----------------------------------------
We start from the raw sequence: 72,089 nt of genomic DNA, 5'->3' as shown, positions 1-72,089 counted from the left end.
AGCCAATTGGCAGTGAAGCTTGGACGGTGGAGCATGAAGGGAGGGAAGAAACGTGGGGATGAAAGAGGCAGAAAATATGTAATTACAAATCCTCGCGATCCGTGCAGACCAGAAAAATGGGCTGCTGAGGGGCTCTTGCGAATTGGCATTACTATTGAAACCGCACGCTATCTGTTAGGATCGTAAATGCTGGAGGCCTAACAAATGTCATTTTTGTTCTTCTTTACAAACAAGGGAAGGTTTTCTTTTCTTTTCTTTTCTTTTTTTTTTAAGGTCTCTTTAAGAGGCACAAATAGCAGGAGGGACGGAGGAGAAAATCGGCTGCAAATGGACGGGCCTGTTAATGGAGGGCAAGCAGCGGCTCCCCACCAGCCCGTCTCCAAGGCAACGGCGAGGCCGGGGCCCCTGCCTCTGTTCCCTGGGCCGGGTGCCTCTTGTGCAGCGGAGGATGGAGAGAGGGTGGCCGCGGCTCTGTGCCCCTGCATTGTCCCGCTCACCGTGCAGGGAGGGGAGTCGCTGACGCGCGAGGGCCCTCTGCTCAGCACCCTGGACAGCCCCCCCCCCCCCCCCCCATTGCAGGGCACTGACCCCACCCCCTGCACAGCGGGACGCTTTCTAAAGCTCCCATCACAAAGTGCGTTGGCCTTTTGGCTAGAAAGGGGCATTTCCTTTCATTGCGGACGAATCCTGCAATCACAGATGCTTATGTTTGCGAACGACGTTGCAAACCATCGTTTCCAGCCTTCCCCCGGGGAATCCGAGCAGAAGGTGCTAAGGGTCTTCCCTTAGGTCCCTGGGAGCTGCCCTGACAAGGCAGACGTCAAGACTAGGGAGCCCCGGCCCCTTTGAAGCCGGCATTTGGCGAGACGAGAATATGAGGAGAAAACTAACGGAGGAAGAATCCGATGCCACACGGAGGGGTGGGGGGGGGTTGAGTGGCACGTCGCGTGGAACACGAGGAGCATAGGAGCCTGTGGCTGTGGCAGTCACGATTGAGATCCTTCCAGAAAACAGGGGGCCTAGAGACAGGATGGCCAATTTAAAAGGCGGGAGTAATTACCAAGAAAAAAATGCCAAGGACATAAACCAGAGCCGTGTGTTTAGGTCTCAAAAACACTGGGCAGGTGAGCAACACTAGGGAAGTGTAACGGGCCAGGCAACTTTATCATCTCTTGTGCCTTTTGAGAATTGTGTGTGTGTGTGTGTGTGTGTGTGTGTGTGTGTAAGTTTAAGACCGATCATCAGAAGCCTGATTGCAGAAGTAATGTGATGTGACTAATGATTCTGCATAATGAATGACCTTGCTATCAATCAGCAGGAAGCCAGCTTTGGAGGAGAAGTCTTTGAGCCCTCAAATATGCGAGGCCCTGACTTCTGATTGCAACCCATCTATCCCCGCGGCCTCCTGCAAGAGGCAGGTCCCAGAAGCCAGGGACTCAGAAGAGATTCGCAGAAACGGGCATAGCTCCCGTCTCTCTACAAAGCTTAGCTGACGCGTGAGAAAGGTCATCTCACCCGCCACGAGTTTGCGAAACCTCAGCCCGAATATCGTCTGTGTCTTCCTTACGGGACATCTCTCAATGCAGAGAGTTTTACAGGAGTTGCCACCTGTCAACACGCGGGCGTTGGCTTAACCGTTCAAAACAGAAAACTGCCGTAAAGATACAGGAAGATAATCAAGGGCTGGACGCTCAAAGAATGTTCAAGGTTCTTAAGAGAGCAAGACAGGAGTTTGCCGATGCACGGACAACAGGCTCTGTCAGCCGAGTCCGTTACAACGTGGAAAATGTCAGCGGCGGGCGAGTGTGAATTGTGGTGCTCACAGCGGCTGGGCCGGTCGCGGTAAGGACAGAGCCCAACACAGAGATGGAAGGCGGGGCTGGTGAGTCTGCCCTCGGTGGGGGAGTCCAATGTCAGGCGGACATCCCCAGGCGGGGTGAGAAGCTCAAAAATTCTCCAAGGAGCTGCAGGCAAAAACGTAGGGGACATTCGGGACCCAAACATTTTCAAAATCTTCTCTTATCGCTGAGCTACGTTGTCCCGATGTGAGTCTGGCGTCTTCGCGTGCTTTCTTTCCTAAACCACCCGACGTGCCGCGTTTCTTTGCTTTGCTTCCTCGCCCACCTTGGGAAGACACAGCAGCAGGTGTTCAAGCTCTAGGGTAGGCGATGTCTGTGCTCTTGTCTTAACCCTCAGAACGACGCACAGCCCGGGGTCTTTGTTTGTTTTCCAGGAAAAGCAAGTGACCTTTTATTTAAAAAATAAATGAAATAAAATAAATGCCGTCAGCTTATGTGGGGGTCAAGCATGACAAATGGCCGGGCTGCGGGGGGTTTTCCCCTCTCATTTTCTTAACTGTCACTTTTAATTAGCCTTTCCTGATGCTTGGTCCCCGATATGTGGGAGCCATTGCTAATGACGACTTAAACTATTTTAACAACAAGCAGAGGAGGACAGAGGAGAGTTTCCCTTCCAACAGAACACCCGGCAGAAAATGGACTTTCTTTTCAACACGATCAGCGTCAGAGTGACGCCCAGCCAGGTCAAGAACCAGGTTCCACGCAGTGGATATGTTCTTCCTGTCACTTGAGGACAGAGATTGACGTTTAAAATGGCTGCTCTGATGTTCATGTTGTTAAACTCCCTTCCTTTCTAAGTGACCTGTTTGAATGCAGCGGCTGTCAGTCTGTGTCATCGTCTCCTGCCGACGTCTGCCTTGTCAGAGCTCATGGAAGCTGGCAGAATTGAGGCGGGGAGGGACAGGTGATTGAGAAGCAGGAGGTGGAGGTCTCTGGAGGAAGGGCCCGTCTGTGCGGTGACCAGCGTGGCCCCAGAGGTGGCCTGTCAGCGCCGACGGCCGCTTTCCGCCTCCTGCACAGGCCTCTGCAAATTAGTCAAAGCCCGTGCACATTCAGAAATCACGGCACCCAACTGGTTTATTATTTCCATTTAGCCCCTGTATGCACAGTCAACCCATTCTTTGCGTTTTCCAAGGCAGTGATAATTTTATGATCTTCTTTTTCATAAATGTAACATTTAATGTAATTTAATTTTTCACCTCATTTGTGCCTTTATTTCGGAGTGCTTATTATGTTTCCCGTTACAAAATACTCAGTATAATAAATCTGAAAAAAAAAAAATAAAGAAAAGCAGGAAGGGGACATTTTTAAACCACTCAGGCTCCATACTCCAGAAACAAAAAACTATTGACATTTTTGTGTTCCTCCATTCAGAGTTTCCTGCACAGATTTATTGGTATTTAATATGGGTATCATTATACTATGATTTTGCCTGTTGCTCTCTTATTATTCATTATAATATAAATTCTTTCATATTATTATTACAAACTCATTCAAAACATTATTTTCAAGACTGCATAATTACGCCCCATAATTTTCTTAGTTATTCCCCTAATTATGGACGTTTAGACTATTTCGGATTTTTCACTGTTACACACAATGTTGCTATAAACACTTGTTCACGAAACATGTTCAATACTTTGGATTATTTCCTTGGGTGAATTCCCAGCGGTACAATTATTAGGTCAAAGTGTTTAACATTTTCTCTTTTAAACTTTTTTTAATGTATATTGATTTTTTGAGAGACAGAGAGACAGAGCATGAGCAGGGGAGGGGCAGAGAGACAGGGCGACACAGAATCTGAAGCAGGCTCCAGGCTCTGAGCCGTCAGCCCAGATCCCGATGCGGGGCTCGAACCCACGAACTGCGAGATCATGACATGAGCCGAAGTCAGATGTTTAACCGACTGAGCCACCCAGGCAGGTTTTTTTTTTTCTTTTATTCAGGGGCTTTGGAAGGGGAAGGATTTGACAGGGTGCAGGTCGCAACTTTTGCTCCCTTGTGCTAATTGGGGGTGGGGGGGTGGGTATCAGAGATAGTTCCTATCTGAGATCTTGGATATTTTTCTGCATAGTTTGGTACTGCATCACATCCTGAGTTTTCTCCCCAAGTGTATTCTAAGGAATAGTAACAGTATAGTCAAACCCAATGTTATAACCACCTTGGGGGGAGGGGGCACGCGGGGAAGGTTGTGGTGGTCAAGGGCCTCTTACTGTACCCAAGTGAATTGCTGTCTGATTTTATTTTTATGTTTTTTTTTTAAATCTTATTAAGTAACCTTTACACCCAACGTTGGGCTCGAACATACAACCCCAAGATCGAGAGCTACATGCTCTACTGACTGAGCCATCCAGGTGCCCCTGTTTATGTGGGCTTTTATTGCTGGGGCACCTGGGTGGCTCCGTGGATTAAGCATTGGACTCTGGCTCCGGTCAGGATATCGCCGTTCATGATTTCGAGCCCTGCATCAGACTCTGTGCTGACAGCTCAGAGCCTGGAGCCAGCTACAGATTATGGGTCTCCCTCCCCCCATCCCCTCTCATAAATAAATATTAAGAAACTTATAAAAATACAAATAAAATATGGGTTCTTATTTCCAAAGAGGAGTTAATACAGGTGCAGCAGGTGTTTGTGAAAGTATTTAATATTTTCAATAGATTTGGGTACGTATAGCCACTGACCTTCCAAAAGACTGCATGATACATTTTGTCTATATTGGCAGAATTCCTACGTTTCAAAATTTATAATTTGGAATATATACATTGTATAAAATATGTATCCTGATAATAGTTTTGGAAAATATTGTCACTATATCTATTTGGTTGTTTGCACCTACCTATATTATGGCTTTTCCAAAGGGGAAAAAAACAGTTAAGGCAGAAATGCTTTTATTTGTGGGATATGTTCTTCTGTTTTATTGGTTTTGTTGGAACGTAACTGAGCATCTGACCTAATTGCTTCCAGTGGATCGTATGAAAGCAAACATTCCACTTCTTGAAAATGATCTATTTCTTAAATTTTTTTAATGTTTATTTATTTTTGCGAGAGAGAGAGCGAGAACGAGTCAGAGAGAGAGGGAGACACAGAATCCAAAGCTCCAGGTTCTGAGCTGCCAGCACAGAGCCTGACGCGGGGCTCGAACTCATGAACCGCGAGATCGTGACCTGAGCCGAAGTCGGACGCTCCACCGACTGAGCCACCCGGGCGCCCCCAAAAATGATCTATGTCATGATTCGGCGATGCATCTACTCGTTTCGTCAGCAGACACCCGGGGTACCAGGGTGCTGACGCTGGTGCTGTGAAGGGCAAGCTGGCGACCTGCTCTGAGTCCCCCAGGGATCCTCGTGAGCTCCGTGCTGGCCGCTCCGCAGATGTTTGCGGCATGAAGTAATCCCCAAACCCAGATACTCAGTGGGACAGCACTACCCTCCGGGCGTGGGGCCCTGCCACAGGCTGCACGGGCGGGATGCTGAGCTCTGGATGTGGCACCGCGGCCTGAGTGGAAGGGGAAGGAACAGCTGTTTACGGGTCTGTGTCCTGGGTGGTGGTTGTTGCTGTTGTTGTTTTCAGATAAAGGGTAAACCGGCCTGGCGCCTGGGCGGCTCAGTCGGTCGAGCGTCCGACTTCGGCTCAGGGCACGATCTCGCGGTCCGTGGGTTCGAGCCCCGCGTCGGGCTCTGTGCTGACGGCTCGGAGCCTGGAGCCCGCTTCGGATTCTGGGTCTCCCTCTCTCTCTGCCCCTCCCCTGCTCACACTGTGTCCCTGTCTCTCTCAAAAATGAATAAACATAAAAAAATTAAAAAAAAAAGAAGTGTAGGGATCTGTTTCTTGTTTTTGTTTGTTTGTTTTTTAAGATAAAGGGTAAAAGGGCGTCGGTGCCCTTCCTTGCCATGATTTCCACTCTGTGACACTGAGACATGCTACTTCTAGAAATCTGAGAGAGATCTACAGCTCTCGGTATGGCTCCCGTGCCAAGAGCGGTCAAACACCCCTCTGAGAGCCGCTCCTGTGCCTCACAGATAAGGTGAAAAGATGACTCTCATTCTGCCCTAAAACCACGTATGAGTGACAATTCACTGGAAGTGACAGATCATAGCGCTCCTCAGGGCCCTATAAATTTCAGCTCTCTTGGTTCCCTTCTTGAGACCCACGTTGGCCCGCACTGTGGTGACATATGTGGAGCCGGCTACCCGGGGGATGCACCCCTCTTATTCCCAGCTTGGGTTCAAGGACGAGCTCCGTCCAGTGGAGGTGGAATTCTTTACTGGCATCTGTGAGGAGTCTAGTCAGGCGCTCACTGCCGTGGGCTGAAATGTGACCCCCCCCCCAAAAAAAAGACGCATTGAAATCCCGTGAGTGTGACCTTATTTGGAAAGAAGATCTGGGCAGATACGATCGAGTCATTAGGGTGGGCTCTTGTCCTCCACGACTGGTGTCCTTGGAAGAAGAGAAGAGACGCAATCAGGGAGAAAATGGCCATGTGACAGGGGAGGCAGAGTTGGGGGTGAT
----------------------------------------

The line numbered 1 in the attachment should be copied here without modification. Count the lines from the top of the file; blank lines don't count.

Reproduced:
We start from the raw sequence: 72,089 nt of genomic DNA, 5'->3' as shown, positions 1-72,089 counted from the left end.